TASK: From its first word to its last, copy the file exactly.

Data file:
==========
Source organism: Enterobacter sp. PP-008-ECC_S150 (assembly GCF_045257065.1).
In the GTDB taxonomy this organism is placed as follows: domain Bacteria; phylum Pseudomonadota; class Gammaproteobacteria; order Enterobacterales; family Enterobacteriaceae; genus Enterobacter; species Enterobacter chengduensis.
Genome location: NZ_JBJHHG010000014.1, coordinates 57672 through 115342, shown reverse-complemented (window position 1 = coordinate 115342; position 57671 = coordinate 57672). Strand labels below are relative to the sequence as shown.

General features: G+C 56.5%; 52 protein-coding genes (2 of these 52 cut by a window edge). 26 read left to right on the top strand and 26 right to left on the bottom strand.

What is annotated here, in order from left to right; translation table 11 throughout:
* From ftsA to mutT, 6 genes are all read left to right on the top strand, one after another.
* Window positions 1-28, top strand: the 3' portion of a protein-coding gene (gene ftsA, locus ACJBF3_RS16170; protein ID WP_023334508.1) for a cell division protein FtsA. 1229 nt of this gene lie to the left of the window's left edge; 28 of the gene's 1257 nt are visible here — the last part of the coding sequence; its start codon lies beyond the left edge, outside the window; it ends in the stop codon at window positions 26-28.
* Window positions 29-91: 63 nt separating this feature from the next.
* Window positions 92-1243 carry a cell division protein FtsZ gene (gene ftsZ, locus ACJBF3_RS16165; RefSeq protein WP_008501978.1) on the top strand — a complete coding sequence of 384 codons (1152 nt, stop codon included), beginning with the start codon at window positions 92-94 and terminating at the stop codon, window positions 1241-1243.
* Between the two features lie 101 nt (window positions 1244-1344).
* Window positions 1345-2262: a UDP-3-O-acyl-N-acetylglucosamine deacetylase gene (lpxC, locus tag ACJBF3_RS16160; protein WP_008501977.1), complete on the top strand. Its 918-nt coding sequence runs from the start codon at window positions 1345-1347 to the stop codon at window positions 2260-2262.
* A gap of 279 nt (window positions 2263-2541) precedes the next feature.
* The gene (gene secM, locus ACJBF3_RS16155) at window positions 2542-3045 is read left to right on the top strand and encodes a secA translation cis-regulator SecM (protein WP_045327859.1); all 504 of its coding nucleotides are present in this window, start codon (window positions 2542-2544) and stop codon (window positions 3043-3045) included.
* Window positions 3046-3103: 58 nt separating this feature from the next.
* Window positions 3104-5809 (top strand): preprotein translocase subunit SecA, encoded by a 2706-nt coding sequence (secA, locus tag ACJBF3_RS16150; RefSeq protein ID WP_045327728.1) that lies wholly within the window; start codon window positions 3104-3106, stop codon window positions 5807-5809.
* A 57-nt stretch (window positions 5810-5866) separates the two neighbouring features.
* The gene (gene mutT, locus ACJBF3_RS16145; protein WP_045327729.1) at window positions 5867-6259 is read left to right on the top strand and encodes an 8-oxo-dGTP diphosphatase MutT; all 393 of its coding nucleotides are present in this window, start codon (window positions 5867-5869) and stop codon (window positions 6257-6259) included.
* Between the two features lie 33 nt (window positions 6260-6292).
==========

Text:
Source organism: Enterobacter sp. PP-008-ECC_S150 (assembly GCF_045257065.1).
In the GTDB taxonomy this organism is placed as follows: domain Bacteria; phylum Pseudomonadota; class Gammaproteobacteria; order Enterobacterales; family Enterobacteriaceae; genus Enterobacter; species Enterobacter chengduensis.
Genome location: NZ_JBJHHG010000014.1, coordinates 57672 through 115342, shown reverse-complemented (window position 1 = coordinate 115342; position 57671 = coordinate 57672). Strand labels below are relative to the sequence as shown.

General features: G+C 56.5%; 52 protein-coding genes (2 of these 52 cut by a window edge). 26 read left to right on the top strand and 26 right to left on the bottom strand.

What is annotated here, in order from left to right; translation table 11 throughout:
* From ftsA to mutT, 6 genes are all read left to right on the top strand, one after another.
* Window positions 1-28, top strand: the 3' portion of a protein-coding gene (gene ftsA, locus ACJBF3_RS16170; protein ID WP_023334508.1) for a cell division protein FtsA. 1229 nt of this gene lie to the left of the window's left edge; 28 of the gene's 1257 nt are visible here — the last part of the coding sequence; its start codon lies beyond the left edge, outside the window; it ends in the stop codon at window positions 26-28.
* Window positions 29-91: 63 nt separating this feature from the next.
* Window positions 92-1243 carry a cell division protein FtsZ gene (gene ftsZ, locus ACJBF3_RS16165; RefSeq protein WP_008501978.1) on the top strand — a complete coding sequence of 384 codons (1152 nt, stop codon included), beginning with the start codon at window positions 92-94 and terminating at the stop codon, window positions 1241-1243.
* Between the two features lie 101 nt (window positions 1244-1344).
* Window positions 1345-2262: a UDP-3-O-acyl-N-acetylglucosamine deacetylase gene (lpxC, locus tag ACJBF3_RS16160; protein WP_008501977.1), complete on the top strand. Its 918-nt coding sequence runs from the start codon at window positions 1345-1347 to the stop codon at window positions 2260-2262.
* A gap of 279 nt (window positions 2263-2541) precedes the next feature.
* The gene (gene secM, locus ACJBF3_RS16155) at window positions 2542-3045 is read left to right on the top strand and encodes a secA translation cis-regulator SecM (protein WP_045327859.1); all 504 of its coding nucleotides are present in this window, start codon (window positions 2542-2544) and stop codon (window positions 3043-3045) included.
* Window positions 3046-3103: 58 nt separating this feature from the next.
* Window positions 3104-5809 (top strand): preprotein translocase subunit SecA, encoded by a 2706-nt coding sequence (secA, locus tag ACJBF3_RS16150; RefSeq protein ID WP_045327728.1) that lies wholly within the window; start codon window positions 3104-3106, stop codon window positions 5807-5809.
* A 57-nt stretch (window positions 5810-5866) separates the two neighbouring features.
* The gene (gene mutT, locus ACJBF3_RS16145; protein WP_045327729.1) at window positions 5867-6259 is read left to right on the top strand and encodes an 8-oxo-dGTP diphosphatase MutT; all 393 of its coding nucleotides are present in this window, start codon (window positions 5867-5869) and stop codon (window positions 6257-6259) included.
* Between the two features lie 33 nt (window positions 6260-6292).